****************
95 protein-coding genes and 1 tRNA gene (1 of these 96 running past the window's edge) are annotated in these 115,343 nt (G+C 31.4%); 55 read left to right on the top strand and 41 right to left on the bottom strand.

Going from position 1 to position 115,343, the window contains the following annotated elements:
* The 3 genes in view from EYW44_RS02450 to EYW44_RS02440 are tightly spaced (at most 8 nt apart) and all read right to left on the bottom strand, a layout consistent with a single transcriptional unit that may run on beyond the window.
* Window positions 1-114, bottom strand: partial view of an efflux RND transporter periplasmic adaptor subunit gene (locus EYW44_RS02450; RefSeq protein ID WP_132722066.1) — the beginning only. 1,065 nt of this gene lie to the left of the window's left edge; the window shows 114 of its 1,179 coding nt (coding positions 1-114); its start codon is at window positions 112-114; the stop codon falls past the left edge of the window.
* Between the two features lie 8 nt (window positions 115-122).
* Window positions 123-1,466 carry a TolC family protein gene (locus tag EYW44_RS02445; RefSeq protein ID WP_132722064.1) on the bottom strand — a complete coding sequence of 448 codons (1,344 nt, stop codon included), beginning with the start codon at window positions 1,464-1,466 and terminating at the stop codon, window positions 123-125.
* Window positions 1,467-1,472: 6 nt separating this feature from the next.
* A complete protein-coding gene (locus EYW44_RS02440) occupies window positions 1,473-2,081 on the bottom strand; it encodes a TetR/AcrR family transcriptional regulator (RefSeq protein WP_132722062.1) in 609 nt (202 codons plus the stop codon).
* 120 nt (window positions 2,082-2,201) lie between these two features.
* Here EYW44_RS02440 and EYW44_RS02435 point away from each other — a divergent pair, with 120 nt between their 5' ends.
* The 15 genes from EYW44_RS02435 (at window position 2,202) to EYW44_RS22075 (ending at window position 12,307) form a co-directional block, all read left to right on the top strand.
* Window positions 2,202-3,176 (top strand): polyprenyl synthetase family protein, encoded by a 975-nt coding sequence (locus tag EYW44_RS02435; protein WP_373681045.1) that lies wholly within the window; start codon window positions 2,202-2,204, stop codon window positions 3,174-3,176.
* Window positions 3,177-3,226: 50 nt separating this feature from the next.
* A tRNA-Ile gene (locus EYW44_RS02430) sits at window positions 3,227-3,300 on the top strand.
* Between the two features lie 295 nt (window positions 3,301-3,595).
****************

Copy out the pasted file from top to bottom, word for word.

95 protein-coding genes and 1 tRNA gene (1 of these 96 running past the window's edge) are annotated in these 115,343 nt (G+C 31.4%); 55 read left to right on the top strand and 41 right to left on the bottom strand.

Going from position 1 to position 115,343, the window contains the following annotated elements:
* The 3 genes in view from EYW44_RS02450 to EYW44_RS02440 are tightly spaced (at most 8 nt apart) and all read right to left on the bottom strand, a layout consistent with a single transcriptional unit that may run on beyond the window.
* Window positions 1-114, bottom strand: partial view of an efflux RND transporter periplasmic adaptor subunit gene (locus EYW44_RS02450; RefSeq protein ID WP_132722066.1) — the beginning only. 1,065 nt of this gene lie to the left of the window's left edge; the window shows 114 of its 1,179 coding nt (coding positions 1-114); its start codon is at window positions 112-114; the stop codon falls past the left edge of the window.
* Between the two features lie 8 nt (window positions 115-122).
* Window positions 123-1,466 carry a TolC family protein gene (locus tag EYW44_RS02445; RefSeq protein ID WP_132722064.1) on the bottom strand — a complete coding sequence of 448 codons (1,344 nt, stop codon included), beginning with the start codon at window positions 1,464-1,466 and terminating at the stop codon, window positions 123-125.
* Window positions 1,467-1,472: 6 nt separating this feature from the next.
* A complete protein-coding gene (locus EYW44_RS02440) occupies window positions 1,473-2,081 on the bottom strand; it encodes a TetR/AcrR family transcriptional regulator (RefSeq protein WP_132722062.1) in 609 nt (202 codons plus the stop codon).
* 120 nt (window positions 2,082-2,201) lie between these two features.
* Here EYW44_RS02440 and EYW44_RS02435 point away from each other — a divergent pair, with 120 nt between their 5' ends.
* The 15 genes from EYW44_RS02435 (at window position 2,202) to EYW44_RS22075 (ending at window position 12,307) form a co-directional block, all read left to right on the top strand.
* Window positions 2,202-3,176 (top strand): polyprenyl synthetase family protein, encoded by a 975-nt coding sequence (locus tag EYW44_RS02435; protein WP_373681045.1) that lies wholly within the window; start codon window positions 2,202-2,204, stop codon window positions 3,174-3,176.
* Window positions 3,177-3,226: 50 nt separating this feature from the next.
* A tRNA-Ile gene (locus EYW44_RS02430) sits at window positions 3,227-3,300 on the top strand.
* Between the two features lie 295 nt (window positions 3,301-3,595).